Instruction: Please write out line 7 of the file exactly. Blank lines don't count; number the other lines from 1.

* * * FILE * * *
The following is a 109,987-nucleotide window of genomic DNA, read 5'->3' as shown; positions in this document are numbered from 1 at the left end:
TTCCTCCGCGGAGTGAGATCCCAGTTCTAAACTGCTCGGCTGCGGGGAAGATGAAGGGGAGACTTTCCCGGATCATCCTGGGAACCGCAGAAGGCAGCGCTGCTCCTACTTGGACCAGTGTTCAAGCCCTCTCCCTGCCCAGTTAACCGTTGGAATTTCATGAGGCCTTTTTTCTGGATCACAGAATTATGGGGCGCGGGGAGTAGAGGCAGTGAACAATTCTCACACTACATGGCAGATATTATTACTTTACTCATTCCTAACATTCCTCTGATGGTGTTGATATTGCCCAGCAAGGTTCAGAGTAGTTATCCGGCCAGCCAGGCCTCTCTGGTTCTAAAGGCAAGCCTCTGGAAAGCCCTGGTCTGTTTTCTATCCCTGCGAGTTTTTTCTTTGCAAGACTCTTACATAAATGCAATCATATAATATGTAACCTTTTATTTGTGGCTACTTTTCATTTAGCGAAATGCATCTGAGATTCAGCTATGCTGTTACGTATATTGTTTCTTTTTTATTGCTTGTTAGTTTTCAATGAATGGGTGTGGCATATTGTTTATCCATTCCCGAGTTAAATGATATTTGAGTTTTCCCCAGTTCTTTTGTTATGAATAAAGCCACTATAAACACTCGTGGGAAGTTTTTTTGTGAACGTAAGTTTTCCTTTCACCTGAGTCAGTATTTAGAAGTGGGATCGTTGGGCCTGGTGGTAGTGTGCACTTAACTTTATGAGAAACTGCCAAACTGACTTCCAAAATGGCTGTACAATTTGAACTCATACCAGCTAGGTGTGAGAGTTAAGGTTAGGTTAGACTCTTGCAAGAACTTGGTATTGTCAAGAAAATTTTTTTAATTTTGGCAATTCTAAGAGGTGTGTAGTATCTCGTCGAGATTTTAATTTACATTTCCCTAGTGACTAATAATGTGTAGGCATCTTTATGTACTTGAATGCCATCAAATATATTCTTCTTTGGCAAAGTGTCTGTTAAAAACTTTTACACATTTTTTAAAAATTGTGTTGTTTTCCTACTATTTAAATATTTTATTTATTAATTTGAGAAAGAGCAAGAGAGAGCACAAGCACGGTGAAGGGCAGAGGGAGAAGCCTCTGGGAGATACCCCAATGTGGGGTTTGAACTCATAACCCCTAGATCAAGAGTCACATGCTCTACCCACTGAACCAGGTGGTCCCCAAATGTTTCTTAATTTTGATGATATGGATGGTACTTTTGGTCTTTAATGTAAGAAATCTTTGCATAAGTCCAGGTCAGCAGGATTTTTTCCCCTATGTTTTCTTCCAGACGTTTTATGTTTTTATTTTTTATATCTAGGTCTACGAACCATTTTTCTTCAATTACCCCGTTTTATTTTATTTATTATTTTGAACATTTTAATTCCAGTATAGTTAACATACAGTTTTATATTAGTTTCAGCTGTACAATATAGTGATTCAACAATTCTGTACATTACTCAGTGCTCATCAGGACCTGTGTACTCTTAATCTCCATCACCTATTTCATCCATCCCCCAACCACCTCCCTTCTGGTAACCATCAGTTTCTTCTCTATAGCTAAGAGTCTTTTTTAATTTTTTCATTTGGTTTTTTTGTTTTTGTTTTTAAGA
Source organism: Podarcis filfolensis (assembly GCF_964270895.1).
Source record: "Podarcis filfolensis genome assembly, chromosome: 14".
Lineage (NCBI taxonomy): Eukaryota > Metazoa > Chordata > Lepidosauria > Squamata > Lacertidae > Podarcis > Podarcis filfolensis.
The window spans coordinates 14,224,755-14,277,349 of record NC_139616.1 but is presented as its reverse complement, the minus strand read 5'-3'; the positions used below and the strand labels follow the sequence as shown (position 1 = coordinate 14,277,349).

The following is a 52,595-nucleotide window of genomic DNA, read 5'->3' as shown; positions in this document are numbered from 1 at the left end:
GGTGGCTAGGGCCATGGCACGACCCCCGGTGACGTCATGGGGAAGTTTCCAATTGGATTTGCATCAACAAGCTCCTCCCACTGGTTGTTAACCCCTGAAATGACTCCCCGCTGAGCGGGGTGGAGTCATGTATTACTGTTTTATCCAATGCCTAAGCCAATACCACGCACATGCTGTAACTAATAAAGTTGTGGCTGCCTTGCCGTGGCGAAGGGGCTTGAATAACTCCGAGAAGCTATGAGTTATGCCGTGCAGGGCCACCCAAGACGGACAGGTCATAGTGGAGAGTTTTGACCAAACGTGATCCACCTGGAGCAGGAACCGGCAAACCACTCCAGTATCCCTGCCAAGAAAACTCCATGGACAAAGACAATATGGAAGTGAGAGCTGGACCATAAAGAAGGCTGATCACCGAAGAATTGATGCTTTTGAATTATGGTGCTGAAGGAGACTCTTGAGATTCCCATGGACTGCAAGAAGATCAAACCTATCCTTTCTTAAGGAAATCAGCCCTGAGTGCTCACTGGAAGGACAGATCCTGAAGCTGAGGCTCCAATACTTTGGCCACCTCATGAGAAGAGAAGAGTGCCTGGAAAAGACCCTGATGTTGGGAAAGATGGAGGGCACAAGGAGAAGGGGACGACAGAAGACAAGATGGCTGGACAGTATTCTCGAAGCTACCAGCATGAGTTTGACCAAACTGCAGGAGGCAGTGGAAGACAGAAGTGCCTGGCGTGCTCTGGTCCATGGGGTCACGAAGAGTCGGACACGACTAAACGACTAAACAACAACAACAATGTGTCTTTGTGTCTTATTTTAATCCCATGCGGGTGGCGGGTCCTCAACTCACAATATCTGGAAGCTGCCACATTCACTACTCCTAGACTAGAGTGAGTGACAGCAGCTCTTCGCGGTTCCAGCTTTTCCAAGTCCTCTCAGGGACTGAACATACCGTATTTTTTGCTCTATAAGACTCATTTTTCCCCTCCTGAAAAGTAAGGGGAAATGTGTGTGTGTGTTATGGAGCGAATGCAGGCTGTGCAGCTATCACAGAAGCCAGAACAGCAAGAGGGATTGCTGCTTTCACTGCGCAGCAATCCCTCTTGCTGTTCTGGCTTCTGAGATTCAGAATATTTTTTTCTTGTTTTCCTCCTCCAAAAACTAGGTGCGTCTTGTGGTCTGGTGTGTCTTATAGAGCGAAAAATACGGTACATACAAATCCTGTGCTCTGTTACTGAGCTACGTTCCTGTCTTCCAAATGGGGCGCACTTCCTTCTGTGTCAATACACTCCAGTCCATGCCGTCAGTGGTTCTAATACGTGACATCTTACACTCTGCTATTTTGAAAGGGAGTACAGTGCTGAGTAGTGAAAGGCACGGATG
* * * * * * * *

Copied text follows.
The following is a 52,595-nucleotide window of genomic DNA, read 5'->3' as shown; positions in this document are numbered from 1 at the left end: